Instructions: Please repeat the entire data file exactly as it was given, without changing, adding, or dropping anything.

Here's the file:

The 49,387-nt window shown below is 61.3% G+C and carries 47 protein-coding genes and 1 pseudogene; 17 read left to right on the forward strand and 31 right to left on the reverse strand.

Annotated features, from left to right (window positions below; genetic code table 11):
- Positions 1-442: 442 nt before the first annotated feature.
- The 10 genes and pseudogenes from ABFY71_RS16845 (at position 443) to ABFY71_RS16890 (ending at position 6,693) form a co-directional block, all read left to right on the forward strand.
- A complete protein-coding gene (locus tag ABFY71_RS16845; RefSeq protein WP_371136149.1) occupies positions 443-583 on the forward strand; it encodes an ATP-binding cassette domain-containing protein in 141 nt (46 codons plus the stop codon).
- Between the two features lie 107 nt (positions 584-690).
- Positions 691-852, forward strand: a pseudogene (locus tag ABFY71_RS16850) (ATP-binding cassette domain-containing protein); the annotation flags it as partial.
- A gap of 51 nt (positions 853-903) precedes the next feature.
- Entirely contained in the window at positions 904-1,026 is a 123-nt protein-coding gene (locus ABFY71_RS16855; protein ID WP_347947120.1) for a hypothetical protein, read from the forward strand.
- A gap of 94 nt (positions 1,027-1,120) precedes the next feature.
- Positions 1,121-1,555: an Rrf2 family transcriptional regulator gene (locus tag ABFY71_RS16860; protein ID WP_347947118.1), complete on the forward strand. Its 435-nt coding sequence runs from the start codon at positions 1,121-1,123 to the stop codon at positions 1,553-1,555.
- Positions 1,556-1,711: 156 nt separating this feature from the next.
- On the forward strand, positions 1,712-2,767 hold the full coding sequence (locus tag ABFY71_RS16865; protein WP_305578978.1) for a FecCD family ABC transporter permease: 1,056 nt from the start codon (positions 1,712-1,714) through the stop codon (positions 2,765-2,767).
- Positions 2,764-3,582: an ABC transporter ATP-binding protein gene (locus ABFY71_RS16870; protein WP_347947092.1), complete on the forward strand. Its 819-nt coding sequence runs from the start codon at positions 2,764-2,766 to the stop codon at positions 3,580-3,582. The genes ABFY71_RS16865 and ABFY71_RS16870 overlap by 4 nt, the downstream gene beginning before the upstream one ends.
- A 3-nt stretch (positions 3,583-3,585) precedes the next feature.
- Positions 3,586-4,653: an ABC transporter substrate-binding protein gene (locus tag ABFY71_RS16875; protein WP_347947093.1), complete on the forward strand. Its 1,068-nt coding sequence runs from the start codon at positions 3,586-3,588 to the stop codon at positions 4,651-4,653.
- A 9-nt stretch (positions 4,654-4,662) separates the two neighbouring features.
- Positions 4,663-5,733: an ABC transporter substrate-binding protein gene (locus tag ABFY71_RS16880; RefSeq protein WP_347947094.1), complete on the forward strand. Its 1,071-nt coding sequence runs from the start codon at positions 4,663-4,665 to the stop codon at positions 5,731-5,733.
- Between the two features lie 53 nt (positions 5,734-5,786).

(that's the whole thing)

The 49,387-nt window shown below is 61.3% G+C and carries 47 protein-coding genes and 1 pseudogene; 17 read left to right on the forward strand and 31 right to left on the reverse strand.

Annotated features, from left to right (window positions below; genetic code table 11):
- Positions 1-442: 442 nt before the first annotated feature.
- The 10 genes and pseudogenes from ABFY71_RS16845 (at position 443) to ABFY71_RS16890 (ending at position 6,693) form a co-directional block, all read left to right on the forward strand.
- A complete protein-coding gene (locus tag ABFY71_RS16845; RefSeq protein WP_371136149.1) occupies positions 443-583 on the forward strand; it encodes an ATP-binding cassette domain-containing protein in 141 nt (46 codons plus the stop codon).
- Between the two features lie 107 nt (positions 584-690).
- Positions 691-852, forward strand: a pseudogene (locus tag ABFY71_RS16850) (ATP-binding cassette domain-containing protein); the annotation flags it as partial.
- A gap of 51 nt (positions 853-903) precedes the next feature.
- Entirely contained in the window at positions 904-1,026 is a 123-nt protein-coding gene (locus ABFY71_RS16855; protein ID WP_347947120.1) for a hypothetical protein, read from the forward strand.
- A gap of 94 nt (positions 1,027-1,120) precedes the next feature.
- Positions 1,121-1,555: an Rrf2 family transcriptional regulator gene (locus tag ABFY71_RS16860; protein ID WP_347947118.1), complete on the forward strand. Its 435-nt coding sequence runs from the start codon at positions 1,121-1,123 to the stop codon at positions 1,553-1,555.
- Positions 1,556-1,711: 156 nt separating this feature from the next.
- On the forward strand, positions 1,712-2,767 hold the full coding sequence (locus tag ABFY71_RS16865; protein WP_305578978.1) for a FecCD family ABC transporter permease: 1,056 nt from the start codon (positions 1,712-1,714) through the stop codon (positions 2,765-2,767).
- Positions 2,764-3,582: an ABC transporter ATP-binding protein gene (locus ABFY71_RS16870; protein WP_347947092.1), complete on the forward strand. Its 819-nt coding sequence runs from the start codon at positions 2,764-2,766 to the stop codon at positions 3,580-3,582. The genes ABFY71_RS16865 and ABFY71_RS16870 overlap by 4 nt, the downstream gene beginning before the upstream one ends.
- A 3-nt stretch (positions 3,583-3,585) precedes the next feature.
- Positions 3,586-4,653: an ABC transporter substrate-binding protein gene (locus tag ABFY71_RS16875; protein WP_347947093.1), complete on the forward strand. Its 1,068-nt coding sequence runs from the start codon at positions 3,586-3,588 to the stop codon at positions 4,651-4,653.
- A 9-nt stretch (positions 4,654-4,662) separates the two neighbouring features.
- Positions 4,663-5,733: an ABC transporter substrate-binding protein gene (locus tag ABFY71_RS16880; RefSeq protein WP_347947094.1), complete on the forward strand. Its 1,071-nt coding sequence runs from the start codon at positions 4,663-4,665 to the stop codon at positions 5,731-5,733.
- Between the two features lie 53 nt (positions 5,734-5,786).